‘PERCHANCE TO DREAM’

Her phone it has no credit.
She’s completely out of touch.
Her bank account’s in debit.
Her flat’s a rabbit hutch.
She might play the trumpet,
But lessons they are few.
She won’t play the strumpet,
But what else can she do?
Because she is a poet
And completely out of cash,
The rent it seems she’ll owe it,
But she will not barter hash.
She thought to use her poems
And happily recite
From the steps in Piccadilly
And be famous overnight!

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THE BOSS HOPPER

Mrs Wayne is eighty seven.
Bus hopping in London
Is her secret heaven.
Every morning as previously planned
She’s at the bus stop
And puts out her hand.
Often she boards bus 15
And sits at the front
Like an ancient Queen.
The bus roars through
Limehouse then on to Aldgate.
The Tower of London
In its melancholy state.
Then the huge dome of
refurbished St. Pauls
With the bus jerking
And warning of falls.
She never stands up
When it goes round a bend
For on good balance
She can’t depend.
To Oxford Street.
Trafalgar Square.
All part of the treat.
She pays no fare.
A tourist in London;
Her own city.
She has lived here
since she was young and pretty.
The whirl of traffic
Stirs her soul.
While language diversity
Links the whole.
‘When I go’ she writes
In writing small
‘Scatter my ashes amongst it all.
She studies the routes
But knows not where
She will end up and she
doesn’t care.
But when the sky darkens
She’s homeward bound
Even if it’s the long way round.
She feels that her day has been well spent
With the variety
That London has lent.
It takes her mind off owing the rent!

CURTAINS

Bruce was a nice man,
Good looking too.
Mother said “Marry him,
But he’s too good for you.”

Yes, he was a nice man,
His marriage was elsewhere.
He put up curtains in my flat
But wasn’t often there.

He had a rival.
I had other interests.
It’s strange, but Bruce
was angry when this news
Was confessed.

But he was a nice man.
That’s why I let him go.
His rival was wicked,
But I loved him so.
And the windows have
a certain glow.

AN APOLOGY WITH HUMOUR.

The fruits of time are gathered
In London town:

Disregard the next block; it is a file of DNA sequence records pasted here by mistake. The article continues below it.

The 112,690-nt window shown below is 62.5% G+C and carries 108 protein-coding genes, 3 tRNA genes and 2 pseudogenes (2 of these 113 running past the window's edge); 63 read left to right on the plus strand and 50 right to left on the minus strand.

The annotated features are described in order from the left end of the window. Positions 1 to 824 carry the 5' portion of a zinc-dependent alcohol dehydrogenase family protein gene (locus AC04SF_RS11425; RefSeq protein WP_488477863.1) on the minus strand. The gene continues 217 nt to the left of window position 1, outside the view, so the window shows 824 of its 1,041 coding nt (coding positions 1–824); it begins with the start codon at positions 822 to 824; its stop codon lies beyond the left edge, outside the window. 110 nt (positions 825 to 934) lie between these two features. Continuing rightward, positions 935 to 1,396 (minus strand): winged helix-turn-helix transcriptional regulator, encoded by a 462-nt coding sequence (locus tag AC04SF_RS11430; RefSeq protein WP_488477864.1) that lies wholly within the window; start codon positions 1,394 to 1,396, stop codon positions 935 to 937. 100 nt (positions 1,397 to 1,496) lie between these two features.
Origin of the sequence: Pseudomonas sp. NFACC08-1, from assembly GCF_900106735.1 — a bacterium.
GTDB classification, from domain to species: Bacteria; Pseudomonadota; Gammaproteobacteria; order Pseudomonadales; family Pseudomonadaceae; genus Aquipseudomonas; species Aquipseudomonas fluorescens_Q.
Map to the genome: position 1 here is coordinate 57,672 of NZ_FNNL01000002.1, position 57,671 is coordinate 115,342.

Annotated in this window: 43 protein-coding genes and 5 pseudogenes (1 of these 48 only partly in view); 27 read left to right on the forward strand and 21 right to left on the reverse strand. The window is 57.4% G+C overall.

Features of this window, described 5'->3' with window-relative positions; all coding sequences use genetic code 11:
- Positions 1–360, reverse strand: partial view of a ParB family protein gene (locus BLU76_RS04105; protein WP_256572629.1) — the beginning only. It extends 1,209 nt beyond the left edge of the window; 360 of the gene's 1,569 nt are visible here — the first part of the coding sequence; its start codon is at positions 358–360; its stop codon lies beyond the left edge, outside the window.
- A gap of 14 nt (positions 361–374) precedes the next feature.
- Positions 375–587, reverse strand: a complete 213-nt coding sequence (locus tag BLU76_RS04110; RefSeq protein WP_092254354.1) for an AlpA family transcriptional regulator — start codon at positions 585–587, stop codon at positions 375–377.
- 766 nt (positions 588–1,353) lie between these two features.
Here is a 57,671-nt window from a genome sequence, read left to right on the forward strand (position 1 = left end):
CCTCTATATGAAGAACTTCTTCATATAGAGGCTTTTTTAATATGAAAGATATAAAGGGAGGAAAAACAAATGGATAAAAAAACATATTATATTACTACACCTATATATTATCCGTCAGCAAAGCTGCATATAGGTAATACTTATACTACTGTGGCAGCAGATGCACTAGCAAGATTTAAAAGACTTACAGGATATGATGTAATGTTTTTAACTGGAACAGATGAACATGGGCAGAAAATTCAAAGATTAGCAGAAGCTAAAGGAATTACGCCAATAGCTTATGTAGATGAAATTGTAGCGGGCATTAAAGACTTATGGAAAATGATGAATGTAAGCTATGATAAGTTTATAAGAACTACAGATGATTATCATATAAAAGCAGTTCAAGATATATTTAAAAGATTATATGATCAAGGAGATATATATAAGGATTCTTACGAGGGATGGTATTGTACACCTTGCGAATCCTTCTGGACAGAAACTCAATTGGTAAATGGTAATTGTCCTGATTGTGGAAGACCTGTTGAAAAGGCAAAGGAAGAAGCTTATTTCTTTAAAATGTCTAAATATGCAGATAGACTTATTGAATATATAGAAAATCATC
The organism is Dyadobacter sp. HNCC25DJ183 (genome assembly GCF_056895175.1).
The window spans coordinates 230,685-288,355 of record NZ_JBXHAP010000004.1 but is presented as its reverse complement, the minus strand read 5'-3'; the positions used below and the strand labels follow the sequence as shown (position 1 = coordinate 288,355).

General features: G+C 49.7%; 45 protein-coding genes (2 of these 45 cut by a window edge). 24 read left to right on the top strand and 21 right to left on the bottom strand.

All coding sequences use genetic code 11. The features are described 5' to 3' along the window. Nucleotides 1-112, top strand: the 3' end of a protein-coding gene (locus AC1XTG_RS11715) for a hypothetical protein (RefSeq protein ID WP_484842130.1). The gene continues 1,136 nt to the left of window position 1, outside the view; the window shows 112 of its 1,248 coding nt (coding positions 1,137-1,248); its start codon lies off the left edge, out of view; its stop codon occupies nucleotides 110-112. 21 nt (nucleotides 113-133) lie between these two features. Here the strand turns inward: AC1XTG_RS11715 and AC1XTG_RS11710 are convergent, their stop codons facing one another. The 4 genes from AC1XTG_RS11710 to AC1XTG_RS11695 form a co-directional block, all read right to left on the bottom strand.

Artifacts from everywhere
In galleries of renown.

Tourists pay to see them.
Perhaps some objects came
From their own countries,
Which seems a ruddy shame!

The fruits of time in London
We jealously preserve.
Does the watching world say,
“You’ve got a bloody nerve!”

Does the watching world say,
“Give it all back”
And the Londoner’s reply,
“Can you help us to pack?”

BECAUSE WE CAN

She sat in the kitchen
Trying to think what to write.
The notebook looked at her blankly
Mocking her plight.

In a world of many features
Surely her brain could create
Something out of the wonders
Something absolutely great!

Then her soul admitted
No poem can compete
With the splendours of the universe
Yet why admit defeat?

Then this poem happened
Despite its dubious plan,
But surely poems are written
Because the poet can.

SELFISH CONSOLATION

When out shopping
I was assailed by fears,
Machines were doing the counting.
Where were cashiers?
The food aisles were empty.
A notice read:
‘Go shop with your computer.
Use the internet instead!
Suddenly I realised
That people had been banished.
Friendly smiles, “Good morning,”
These courtesies had vanished.
Back at the computer
I stared glumly at the screen
Thinking of the unemployed
And what this could mean.

No communication
On a daily level.
Perhaps the internet
Had been inspired by the Devil.
As a tool of separation?
Although the world connects
With written conversation
Which one gradually expects.
Now our food is brought
Right to the front door.
This must be from an angel
So I’ll complain no more!

FANTASY’S CHILD

Fantasy’s child.
Does she exist?
We see her in adverts
Or have we just missed
The exact images
Which change every day.
Will fantasy’s child ever go away?
One day she is blonde.
The next she is black.
Fantasy’s child always comes back.
Even when old
She sells us death plans.
Is Fantasy’s child
A creation of mans?

Here in blue jeans
With flowing hair.
Next in outfits we’d all
like to wear.
Her fantasy man is slim;
He has flair.
He is tall, dark
And so debonair.
It seems when we’re
shopping, minds are diminished.
Real people invisible
Till we are finished,
For only the ads.,
And the looking glass rule.
People just love it
It makes us feel cool,

For the moment
Till reality shows
How expensive and fragile
Are these new clothes.
For they wear out
Or spoil with a stain
So off we go shopping
Again and again!
We all need a lift
So the ads do attract
Though trees in the shopping mall
Are sadly lacked.
The bright photographs
Offer fantasy’s child.
As I just passed her
I’ll swear that she smiled!

Actually I hate shopping!